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Bangkok May Become First Coastal Megacity To Relocate To Higher Ground

Bangkok area in flood

After months of flooding ravaged the city of Bangkok, lawmakers in Thailand have decided to submit a motion to discuss building a second capital or moving Bangkok to higher ground.

According to Sataporn Maneerat, a Puea Thai party MP, “another 19 Puea Thai MPs and I have signed and submitted a motion to parliament to seek approval to set up a committee, to consider whether the capital should be moved or if Thailand should have a second capital.”

The current megacity of 12 million has developed rapidly over the past decade, boasting an annual GDP growth rate of 7%.  However, the metropolis is also located on swampland, and continued development of Bangkok has led to a situation where the capital is now sinking under its own weight.

The low-lying megacity is located only 30 kilometres (18 miles) north of the Gulf of Thailand, which experts view as an increasingly vulnerable location as sea levels rise and climate change leads to more severe monsoons. The latest floods have been rated as the worst in 50 years, as 4 feet of rain hit Thailand in a week, forcing 1000 industrial suppliers to shut down and leading to the deaths of 562 people.

A recent World Bank report on the impact of climate change to coastal megacities stated that “in Bangkok in 2050, the number of persons affected (flooded for more than 30 days) by a 1-in-30-year event will rise sharply for both the low and high emission scenarios—by 47 percent and 75 percent respectively— compared to those affected by floods in a situation without climate change.”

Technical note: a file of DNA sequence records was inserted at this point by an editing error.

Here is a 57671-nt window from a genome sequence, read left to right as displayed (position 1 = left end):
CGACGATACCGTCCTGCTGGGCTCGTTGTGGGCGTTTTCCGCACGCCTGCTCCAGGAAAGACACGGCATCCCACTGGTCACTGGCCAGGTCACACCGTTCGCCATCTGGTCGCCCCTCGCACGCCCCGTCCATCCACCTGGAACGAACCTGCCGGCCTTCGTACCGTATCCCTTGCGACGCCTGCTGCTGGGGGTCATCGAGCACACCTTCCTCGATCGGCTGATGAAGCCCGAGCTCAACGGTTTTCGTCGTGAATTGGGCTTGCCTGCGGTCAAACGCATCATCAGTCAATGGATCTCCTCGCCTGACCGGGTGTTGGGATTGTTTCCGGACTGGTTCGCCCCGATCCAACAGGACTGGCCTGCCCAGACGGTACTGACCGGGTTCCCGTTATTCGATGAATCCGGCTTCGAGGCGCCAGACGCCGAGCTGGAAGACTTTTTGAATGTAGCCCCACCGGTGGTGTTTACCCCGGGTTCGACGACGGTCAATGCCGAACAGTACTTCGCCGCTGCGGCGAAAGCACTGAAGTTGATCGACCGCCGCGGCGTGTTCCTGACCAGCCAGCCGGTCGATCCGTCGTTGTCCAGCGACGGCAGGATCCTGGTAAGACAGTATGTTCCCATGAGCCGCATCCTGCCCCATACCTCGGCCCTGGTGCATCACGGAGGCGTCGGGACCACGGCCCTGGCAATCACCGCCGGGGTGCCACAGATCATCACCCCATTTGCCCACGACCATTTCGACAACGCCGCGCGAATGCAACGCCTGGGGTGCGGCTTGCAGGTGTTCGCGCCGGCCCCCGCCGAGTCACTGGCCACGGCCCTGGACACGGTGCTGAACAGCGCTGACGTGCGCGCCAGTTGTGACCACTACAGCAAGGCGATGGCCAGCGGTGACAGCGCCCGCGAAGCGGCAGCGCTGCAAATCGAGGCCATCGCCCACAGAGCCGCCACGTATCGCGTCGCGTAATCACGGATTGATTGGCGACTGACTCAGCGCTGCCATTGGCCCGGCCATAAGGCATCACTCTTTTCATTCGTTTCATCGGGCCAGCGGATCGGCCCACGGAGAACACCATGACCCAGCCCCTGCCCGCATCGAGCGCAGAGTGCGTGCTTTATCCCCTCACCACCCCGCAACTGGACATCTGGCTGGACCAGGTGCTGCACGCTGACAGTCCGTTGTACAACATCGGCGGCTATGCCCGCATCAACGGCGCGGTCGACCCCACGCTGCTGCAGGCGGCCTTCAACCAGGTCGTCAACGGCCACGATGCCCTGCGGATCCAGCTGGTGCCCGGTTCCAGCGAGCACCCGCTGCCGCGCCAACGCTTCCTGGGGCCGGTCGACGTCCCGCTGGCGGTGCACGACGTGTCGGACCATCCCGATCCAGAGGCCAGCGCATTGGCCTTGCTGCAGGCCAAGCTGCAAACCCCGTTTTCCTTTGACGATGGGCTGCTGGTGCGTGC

Therefore, Bangkok’s environmental problems will only accelerate as extreme weather events intensify throughout the 21st century.

And according to Anond Snidvongs, climate change expert at the capital’s Chulalongkorn University, if no action is taken to protect the city, “in 50 years… most of Bangkok will be below sea level.”

Image CC licensed by DVIDSHUB: Bangkok area in flood, October 2011

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  • http://www.elevatecoaching.co.nz David Savage

    I think we’ll be hearing more of this in the future. I ran a leadership workshop for Emerging Environment Leaders in the Pacific last month (Oct 2011) and with so many low lying islands they are already feeling the effects of rising seas. We’re talking huge movements in global populations. Is it also true that China has a program to ‘riase’ city buildings to combat rising sea levels?

  • http://www.the9billion.com jjprojects

    I haven’t heard about China’s plans to raise city buildings but I’d like to find out if that is the case. 

    Movements of people over borders is already a big political issue in many countries around the world. That seems like it’s going to be nothing compared to what is on the horizon. It could go from thousands to millions.

  • http://www.elevatecoaching.co.nz David Savage

    From a vague conversation a few months ago, I think it’s Shanghai … no other source than that. I think all planning is taking into account higher sea levels.

    YES, less land and more people, greater squeeze on agriculture etc. Thanks JJ